In 2015, the FBI unsuccessfully tried to persuade Congress to regulate encryption. To combat the so-called problem of criminal investigations “going dark,” some law enforcement professionals want tech companies to be able to bypass their own encryption. The FBI and intelligence community accepted that although the Congress was not open to this idea in 2015, in the event of a terrorist attack where strong encryption can be shown to have hindered law enforcement, attitudes might change.
In December 2015, a shooting in San Bernardino, California killed 14 and wounded 22 others. The shooters are alleged to have been ISIS sympathizers, causing the event to quickly be categorized as a terrorist attack. One of the alleged shooters had an iPhone that the FBI wanted to access, but this was complicated because of encryption. They needed a passcode to unencrypt the contents so that the person in possession of the phone could examine the device. The FBI thus could not view the data without entering the passcode, but the phone was designed to erase everything on the device if the wrong passcode was entered ten times.
The FBI went to Apple to request their cooperation in creating a tool to bypass this protection and let them try different passcode combinations until they find one that works. This would enable them to access the suspect’s iPhone to look for evidence. Apple said no. The FBI went to court and got an order to compel Apple to do this. Apple still said no. The public relations angle started to get worse and worse for the FBI.
Many people have remarked that the FBI was seeking legal precedent for compelling service providers to break their own encryption or security protections. But with Apple refusing to comply, the FBI was now facing a different kind of precedent if an appellate court overturned the order. In many jurisdictions, computer code is recognized as being speech under the First Amendment. The Supreme Court has not ruled definitively on this yet, but if computer code is speech, this order amounts to the government ordering someone to speak and telling them what they should say. When a third party came forward and offered to hack into the suspect’s phone, the FBI apparently took them up on the offer. The lawsuit against Apple has been dropped, but the issues still remain.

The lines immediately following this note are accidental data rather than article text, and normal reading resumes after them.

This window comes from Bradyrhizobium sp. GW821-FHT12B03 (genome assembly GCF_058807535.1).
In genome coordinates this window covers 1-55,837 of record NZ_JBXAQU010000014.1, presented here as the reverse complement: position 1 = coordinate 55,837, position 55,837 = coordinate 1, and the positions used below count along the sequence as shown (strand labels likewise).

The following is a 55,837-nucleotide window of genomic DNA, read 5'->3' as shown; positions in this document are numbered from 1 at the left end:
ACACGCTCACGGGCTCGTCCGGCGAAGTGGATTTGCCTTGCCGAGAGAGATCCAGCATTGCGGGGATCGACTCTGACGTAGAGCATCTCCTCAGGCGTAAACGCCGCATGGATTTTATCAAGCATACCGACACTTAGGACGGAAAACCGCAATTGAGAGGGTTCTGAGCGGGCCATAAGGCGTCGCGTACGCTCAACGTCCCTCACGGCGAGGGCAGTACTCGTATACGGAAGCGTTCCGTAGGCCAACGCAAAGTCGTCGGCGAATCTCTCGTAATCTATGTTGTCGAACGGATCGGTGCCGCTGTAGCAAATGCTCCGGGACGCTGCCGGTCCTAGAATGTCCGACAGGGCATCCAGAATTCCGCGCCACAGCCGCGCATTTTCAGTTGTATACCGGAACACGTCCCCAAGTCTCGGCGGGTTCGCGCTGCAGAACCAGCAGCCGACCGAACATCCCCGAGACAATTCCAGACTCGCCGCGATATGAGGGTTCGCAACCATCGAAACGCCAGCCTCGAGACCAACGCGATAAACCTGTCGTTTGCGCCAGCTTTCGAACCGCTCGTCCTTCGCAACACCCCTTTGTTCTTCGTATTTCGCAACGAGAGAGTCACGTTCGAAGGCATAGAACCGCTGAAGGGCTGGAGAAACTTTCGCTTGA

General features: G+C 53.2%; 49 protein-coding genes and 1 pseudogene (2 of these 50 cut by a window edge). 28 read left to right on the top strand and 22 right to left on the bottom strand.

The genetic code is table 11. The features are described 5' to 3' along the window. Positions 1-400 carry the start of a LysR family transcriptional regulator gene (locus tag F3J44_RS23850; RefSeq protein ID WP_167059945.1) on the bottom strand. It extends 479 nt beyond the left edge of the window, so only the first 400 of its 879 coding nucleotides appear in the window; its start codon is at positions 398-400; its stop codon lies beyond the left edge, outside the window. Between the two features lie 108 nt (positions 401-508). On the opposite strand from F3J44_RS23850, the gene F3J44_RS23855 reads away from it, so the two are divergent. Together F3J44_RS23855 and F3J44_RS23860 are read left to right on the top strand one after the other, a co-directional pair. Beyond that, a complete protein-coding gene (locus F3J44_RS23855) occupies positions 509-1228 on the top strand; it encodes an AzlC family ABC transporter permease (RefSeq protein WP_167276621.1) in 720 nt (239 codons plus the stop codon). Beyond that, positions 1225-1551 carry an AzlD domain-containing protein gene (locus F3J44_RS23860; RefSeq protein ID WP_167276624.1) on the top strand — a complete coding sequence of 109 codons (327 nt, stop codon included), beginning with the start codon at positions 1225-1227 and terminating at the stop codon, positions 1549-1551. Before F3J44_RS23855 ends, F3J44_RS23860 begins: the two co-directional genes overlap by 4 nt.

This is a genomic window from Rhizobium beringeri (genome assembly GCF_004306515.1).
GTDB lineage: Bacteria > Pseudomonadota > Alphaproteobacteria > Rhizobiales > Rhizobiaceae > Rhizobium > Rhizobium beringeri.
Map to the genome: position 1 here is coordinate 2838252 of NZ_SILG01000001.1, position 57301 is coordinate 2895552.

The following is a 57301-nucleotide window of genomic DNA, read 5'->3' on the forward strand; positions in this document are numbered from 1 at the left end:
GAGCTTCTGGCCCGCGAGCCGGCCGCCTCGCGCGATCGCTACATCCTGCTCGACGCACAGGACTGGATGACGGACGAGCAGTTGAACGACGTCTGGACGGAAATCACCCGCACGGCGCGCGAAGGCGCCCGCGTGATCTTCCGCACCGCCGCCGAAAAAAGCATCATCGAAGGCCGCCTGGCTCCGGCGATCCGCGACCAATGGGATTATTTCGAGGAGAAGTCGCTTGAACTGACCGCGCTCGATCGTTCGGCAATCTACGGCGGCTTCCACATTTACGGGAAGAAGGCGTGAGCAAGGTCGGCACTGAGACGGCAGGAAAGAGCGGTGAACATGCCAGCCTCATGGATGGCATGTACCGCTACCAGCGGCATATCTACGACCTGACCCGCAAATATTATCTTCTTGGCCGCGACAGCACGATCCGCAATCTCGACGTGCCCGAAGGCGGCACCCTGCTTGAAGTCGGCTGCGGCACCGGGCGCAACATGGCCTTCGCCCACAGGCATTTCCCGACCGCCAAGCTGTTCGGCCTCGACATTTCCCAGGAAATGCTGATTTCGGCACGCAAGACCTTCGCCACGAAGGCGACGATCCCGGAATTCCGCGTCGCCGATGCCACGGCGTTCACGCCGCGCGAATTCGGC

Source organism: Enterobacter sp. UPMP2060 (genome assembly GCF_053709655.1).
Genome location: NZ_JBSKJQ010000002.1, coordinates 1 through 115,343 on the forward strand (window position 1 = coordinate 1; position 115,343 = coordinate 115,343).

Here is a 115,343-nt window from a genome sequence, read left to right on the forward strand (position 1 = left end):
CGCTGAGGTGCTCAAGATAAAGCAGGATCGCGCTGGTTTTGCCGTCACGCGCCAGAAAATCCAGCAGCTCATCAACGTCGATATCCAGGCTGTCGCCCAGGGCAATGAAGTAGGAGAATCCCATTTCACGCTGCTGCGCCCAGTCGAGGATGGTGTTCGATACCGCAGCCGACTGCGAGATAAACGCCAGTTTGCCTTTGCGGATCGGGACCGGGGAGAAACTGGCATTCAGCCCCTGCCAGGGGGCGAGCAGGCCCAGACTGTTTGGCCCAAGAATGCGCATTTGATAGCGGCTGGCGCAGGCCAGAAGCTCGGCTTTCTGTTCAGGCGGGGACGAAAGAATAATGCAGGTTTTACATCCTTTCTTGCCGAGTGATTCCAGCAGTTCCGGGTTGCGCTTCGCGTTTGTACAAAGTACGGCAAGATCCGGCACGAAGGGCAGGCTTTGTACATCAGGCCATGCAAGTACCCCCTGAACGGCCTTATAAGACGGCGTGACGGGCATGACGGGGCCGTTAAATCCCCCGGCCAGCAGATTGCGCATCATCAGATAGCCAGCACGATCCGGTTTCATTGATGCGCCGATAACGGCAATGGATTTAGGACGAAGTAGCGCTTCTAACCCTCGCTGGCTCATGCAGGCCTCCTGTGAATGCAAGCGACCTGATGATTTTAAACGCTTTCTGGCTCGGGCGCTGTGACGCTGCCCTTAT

Investigating terrorist attacks is undeniably important. But to what extent should we be willing to compromise everyone’s security and privacy to do so? Virtually any security measure can already be bypassed with enough determination. If Apple creates away to bypass encryption and security measures in their own products, what happens if the bad guys get access to these tools? A backdoor can be used by anyone with a key. There is no such thing as a “good guys only” backdoor.
It is also ironic that tech companies like Facebook and Google are rushing to support Apple when these companies are the ones that collect enormous personal data on all of us. To the ordinary citizen, it then comes down to: Do we trust the tech companies, that is the private sector more, or do we trust the government more with our data? Since individual privacy is so thoroughly compromised and is likely to be further eroded by the Internet of Things, we need stronger computer security to make sure that our no longer private information does not fall into the wrong hands. This is also additional reason for why we should consider carefully the implications of compromising everyone’s computer security through a back door in order to try to improve national security.